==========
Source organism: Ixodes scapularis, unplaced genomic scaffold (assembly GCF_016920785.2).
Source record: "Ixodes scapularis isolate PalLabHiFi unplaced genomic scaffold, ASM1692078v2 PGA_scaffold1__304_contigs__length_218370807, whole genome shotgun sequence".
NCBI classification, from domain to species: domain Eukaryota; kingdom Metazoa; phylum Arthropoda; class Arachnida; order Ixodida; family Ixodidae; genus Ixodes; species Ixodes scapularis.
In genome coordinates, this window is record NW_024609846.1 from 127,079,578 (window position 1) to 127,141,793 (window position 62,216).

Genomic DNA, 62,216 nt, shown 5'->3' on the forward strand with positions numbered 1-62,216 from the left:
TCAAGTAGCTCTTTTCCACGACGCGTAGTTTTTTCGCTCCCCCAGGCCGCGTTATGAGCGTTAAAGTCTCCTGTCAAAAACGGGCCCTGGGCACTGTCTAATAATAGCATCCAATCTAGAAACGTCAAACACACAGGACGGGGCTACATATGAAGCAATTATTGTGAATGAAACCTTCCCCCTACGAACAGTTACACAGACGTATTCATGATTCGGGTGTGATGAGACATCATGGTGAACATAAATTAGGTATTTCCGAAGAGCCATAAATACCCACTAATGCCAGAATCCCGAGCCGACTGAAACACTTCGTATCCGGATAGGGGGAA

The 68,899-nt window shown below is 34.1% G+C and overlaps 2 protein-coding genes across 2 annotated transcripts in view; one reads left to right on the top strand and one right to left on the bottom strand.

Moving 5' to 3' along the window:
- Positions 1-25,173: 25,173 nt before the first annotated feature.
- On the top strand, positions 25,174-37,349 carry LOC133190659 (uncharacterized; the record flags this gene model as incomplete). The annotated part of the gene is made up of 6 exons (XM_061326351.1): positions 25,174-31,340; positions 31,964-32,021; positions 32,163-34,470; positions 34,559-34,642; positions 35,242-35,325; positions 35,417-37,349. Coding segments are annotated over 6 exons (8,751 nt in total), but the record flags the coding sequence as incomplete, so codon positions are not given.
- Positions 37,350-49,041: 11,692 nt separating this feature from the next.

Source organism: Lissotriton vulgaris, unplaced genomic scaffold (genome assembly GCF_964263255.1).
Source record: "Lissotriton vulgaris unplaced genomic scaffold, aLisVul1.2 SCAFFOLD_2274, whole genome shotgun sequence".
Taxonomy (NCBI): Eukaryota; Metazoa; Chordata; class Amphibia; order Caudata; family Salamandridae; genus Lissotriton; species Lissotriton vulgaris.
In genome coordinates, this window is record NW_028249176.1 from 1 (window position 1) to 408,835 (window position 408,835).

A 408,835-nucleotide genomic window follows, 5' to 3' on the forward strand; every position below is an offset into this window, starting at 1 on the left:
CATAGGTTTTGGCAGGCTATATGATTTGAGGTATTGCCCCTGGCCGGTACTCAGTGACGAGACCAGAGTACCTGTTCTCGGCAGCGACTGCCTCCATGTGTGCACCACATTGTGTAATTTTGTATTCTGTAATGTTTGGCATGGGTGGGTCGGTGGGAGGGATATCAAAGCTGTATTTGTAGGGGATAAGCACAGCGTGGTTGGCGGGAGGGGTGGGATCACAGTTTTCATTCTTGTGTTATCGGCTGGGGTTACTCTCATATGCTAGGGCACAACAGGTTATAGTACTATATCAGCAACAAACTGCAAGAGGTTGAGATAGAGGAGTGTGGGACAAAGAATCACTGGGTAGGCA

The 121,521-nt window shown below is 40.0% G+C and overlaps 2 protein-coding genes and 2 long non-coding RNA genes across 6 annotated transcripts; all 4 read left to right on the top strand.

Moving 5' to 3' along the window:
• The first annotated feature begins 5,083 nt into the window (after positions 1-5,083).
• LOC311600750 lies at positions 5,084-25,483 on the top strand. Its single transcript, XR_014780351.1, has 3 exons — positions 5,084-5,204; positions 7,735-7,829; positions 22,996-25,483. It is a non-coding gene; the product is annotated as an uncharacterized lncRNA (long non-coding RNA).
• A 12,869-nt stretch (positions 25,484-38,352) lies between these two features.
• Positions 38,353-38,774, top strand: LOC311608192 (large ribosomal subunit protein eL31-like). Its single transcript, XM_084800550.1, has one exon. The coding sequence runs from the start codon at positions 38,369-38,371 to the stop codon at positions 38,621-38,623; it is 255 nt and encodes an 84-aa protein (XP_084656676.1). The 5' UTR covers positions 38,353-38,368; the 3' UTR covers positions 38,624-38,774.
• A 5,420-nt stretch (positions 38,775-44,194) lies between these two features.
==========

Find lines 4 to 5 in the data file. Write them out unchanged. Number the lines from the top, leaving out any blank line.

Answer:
In genome coordinates, this window is record NW_024609846.1 from 127,079,578 (window position 1) to 127,141,793 (window position 62,216).

Genomic DNA, 62,216 nt, shown 5'->3' on the forward strand with positions numbered 1-62,216 from the left: